Innovation in Liberal Arts and Science Curriculum: Yale Symposium and Workshop


Yale-NUS College will host a symposium and workshop to discuss Innovation in Liberal Arts and Science Curriculum Design on June 6 -9, 2016 at Yale University in New Haven, Connecticut.  A collaboration between the National University of Singapore and Yale University, located in Singapore, Yale-NUS College aims to redefine liberal arts and sciences education for a complex, interconnected world.

At a time when the liberal arts are increasingly met with skepticism in the United States, there has been strong interest in developing liberal arts programs in both Asia and Europe. This symposium, funded with grants from the Luce and Teagle Foundations, will bring together approximately 100 faculty and senior staff from liberal arts and sciences institutions around the United States to discuss renewal of college curricula. In particular, we would like to focus on how liberal arts institutions can offer an international and multidisciplinary foundation for student learning through demanding and cohesive general education courses.

We hope to draw on our experience founding Yale-NUS College to expand upon lessons learned through creating a new liberal arts college in Asia, and how our experience might prove relevant to curricular innovation in the United States. In addition, having begun a review of our Common Curriculum, we would like to discuss ways in which the College and other liberal arts institutions might improve their core curricula, specifically to incorporate Asian topics, themes, and texts into their curricula.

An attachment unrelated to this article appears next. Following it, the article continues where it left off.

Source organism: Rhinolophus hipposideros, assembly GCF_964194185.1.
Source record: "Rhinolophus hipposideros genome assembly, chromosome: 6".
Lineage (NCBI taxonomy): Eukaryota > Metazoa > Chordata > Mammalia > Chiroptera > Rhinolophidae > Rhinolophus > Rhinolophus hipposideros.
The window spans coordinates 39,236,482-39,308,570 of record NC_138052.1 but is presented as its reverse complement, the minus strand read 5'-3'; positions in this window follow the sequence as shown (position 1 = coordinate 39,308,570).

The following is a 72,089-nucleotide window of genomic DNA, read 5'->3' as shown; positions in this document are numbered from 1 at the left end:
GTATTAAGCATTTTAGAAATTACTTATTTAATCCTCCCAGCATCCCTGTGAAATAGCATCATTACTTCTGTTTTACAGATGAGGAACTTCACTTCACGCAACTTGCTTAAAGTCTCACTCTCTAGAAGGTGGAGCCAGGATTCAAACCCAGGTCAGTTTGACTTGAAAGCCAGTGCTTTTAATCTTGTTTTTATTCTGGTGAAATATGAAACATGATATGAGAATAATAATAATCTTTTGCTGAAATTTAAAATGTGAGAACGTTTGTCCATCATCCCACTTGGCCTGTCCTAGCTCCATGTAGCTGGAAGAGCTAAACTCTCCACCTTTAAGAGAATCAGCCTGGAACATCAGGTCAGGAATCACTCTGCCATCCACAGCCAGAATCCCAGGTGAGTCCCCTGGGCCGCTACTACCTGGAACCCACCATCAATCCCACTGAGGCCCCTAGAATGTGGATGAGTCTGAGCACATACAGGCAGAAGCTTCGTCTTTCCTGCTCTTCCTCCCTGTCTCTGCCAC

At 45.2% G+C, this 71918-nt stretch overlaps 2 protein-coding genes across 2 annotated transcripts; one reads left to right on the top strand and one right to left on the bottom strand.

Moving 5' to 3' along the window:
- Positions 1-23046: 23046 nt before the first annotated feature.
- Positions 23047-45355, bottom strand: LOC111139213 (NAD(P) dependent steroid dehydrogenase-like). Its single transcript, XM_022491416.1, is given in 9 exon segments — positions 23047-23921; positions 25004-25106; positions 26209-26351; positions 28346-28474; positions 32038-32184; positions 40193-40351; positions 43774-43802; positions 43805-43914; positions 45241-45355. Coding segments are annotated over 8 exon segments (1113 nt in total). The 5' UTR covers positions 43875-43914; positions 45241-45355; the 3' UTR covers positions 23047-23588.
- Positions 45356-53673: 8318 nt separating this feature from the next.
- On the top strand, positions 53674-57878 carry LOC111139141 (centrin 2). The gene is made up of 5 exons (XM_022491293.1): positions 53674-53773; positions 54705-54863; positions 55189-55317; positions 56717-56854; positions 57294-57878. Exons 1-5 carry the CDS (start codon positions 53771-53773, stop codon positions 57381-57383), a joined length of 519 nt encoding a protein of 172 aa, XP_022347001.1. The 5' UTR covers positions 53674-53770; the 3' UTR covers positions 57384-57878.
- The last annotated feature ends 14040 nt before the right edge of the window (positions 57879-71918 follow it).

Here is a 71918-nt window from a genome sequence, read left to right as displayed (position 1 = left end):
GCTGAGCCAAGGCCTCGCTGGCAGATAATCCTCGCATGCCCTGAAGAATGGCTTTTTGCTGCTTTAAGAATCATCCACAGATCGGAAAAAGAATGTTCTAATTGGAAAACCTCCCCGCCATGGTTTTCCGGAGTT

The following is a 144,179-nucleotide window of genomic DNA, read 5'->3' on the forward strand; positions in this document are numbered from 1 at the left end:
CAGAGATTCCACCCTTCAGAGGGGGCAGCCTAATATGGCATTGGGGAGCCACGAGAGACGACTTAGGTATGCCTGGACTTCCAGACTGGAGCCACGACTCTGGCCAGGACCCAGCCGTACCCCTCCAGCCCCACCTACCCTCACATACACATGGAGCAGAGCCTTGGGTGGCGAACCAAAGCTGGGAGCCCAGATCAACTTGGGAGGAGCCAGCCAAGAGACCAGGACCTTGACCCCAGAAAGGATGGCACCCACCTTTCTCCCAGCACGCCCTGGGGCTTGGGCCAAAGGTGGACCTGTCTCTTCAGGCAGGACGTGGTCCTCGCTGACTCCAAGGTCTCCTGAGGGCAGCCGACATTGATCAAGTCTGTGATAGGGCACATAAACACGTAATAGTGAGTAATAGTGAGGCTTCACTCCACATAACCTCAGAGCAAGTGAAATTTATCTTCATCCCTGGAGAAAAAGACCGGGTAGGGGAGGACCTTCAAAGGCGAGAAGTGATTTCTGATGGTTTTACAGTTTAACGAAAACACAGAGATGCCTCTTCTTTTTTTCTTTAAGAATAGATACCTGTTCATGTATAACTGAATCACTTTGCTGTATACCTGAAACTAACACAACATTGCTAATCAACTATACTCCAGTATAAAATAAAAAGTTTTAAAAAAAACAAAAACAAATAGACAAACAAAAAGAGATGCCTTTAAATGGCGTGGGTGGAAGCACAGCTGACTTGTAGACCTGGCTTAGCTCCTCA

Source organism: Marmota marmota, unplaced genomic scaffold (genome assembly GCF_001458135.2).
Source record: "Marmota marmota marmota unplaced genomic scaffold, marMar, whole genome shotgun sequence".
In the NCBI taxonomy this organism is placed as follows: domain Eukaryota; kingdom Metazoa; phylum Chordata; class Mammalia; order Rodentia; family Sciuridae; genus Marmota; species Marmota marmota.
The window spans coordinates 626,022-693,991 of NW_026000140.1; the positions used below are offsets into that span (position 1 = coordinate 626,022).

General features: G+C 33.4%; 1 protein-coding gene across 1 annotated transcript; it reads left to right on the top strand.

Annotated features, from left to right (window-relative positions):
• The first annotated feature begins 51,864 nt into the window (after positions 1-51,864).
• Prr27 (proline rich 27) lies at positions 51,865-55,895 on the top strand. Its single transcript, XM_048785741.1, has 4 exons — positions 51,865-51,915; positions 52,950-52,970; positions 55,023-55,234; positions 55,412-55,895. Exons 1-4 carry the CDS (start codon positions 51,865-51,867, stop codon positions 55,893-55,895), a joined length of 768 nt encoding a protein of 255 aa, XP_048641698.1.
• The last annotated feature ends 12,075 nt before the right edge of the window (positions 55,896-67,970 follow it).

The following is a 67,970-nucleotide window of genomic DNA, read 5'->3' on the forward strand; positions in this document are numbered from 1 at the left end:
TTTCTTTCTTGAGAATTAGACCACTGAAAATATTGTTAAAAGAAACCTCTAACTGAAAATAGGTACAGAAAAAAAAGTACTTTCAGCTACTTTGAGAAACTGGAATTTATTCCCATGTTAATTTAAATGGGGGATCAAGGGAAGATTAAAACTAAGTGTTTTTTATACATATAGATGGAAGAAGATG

Sharing of such knowledge could be viewed as a “re-importation” of liberal arts education into the US. American liberal arts institutions’ understanding of how liberal arts education is being reimagined and reinvented by non-Western educational systems, such Yale-NUS College in Singapore, would allow US colleges and other institutions to redefine themselves, including revising their curricula based on learnings from the College. As a result, this “re-importation” of liberal arts education back into the U.S. would support the sustainability of US liberal arts institutions and also contribute to the promotion of liberal arts education worldwide.

On June 8 and 9, as a follow-up to the symposium, Yale-NUS College faculty will lead a series of workshops for about 50 faculty from a variety of institutions who are working on new developments in curriculum at their colleges and universities. This will be an opportunity to do hands-on work. These workshops would differ in nature from the symposium as they would bring together liberal arts institutions seeking to re-evaluate and improve their curricula. As part of the workshop “deliverables,” college/university attendees would form working groups that would come up with preliminary plans for implementing changes to the institutions’ curricula. The workshops are delivered immediately after the conference to help defray costs for conference attendees who also want to attend the workshop series. Benefits include increased understanding of various liberal arts models and improved relationships between and among liberal arts institutions worldwide, and integration of learnings in order to improve the participating institutions’ common curricula.

The symposium begins at 11:30 am on June 6, and will feature a catered lunch with a keynote speaker, followed by keynote talks and panel discussions from the invited speakers and representative faculty from Yale University and Yale-NUS College.